No one ever learns from history. As far as the Middle East is concerned, no lesson is more important than the one that historians know very well: you can start a war but only fate controls when and how it ends. And wars in this region do not end quickly. They drag on and on, as we see, for example, in Somalia, Afghanistan, Syria and Yemen. Wars in this region create their own dynamics of self-perpetuation through foreign interventions, by spreading from rural to urban environments or from land to sea, through applications of conventional or guerrilla warfare or terrorism, through the use of the most rudimentary weapons to the most sophisticated instruments of death and with deployments of troops ranging from regiments to detachments and even to lone wolves.
Turkey is the latest example of this inability to learn from history. Moreover, it is a prime example, because it has embroiled itself not in one war, but in three: the war against the Kurds at home, the war in Iraq, against the Kurds there as well, and the war in northern Syria. In the latter it created a trap for itself by making itself a pawn to Islamist terrorist groups that are undecided as to whether to work with Ankara, to fight it, or to do both at the same time. It is also in another type of trap of its own making in northern Syria where it has provoked retaliation by Syrian Kurds, made itself a target of the Syrian regime and lent itself to perpetuation of the Russian presence. On the latest episode in its war in Syria, Ankara claimed that its purpose was to create a “safe zone” to prevent the Kurds from creating an independent entity, to use for the transfer of millions of refugees back to Syria, and to weaken Kurds inside Turkey from inside Syria. The actual result is that the so-called safe zone is more unsafe than ever. Turkey is now being targeted by the very terrorist groups that Ankara had helped infiltrate into Syria, armed and funded. Then, because of the extreme violence in that unsafe zone, another quarter of a million Syria refugees have fled to Turkey.
Apparently, three wars of choice are not enough for Ankara. It has now set its sights 2,000 kilometres away in northern Libya or, more precisely, northwest Libya where Erdogan signed a memorandum of understanding with Fayez Al-Sarraj of the Government of National Accord (GNA) in Tripoli to delineate maritime boundaries where none should logically exist, and to sign a security agreement pledging Turkish military aid and active military intervention in Libyan territory. Clearly, Turkey wants to demonstrate its inability to learn another lesson from military history: do not fight a war on two fronts. Erdogan is in the process of leading his country from a third to a fourth front, burying Ankara’s “zero conflicts” foreign policy of a decade ago for good with his preference for conflict on all fronts.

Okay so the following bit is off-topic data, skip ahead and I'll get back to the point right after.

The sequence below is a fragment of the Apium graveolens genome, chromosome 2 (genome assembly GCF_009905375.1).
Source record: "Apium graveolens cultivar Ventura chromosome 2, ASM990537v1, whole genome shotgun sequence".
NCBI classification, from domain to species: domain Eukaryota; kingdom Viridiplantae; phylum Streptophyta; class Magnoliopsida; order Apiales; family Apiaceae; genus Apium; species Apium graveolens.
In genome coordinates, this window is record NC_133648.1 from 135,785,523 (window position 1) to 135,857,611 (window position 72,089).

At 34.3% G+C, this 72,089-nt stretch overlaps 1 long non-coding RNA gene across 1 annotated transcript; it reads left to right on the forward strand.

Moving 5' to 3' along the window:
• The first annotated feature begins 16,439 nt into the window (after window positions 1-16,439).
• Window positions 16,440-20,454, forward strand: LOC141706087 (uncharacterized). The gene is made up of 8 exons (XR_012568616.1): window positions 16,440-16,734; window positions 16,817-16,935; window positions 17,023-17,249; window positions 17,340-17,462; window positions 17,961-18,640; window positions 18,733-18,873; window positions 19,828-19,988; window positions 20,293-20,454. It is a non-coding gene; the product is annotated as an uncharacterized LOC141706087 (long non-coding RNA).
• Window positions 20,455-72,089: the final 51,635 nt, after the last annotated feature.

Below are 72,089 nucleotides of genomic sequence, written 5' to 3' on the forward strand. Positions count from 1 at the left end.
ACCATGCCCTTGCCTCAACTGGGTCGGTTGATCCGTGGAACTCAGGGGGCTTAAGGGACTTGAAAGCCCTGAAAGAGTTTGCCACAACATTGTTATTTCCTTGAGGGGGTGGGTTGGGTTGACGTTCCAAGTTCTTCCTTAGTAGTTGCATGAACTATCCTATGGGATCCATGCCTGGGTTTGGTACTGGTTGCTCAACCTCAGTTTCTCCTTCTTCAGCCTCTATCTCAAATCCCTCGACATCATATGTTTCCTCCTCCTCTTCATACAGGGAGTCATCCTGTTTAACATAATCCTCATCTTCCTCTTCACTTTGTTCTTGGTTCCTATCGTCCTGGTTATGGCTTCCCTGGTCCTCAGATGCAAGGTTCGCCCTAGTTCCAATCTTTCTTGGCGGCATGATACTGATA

On the latest front, which is a long way from Turkey, observers have noted that the GNA and Ankara have conflicting demands. From a purely military standpoint, Tripoli has nothing to gain from the security agreement unless Turkey commits troops on the ground. According to some estimates, this commitment would have to be the size of a full regiment of around 3,000 diversely equipped troops, plus air and naval coverage. With anything short of this, Tripoli would not be able to achieve parity with the Libyan National Army (LNA). When he first stepped into this latest military adventure, Erdogan was thinking in the neighbourhood of supplying arms and a couple of dozen trainers. But Al-Sarraj, who heads the GNA, felt that this was not enough, so he tried a gambit using Tunisia, claiming that a Turkish-Tunisian-Algerian coalition was in the process of formation. The Tunisian government and people put paid to that ruse. In terms of practical military operations, Turkey does not have the air or naval resources capable of sustaining a battle in Libya without making itself vulnerable in and over the Mediterranean. Turkish war planes would need constant refuelling in the air.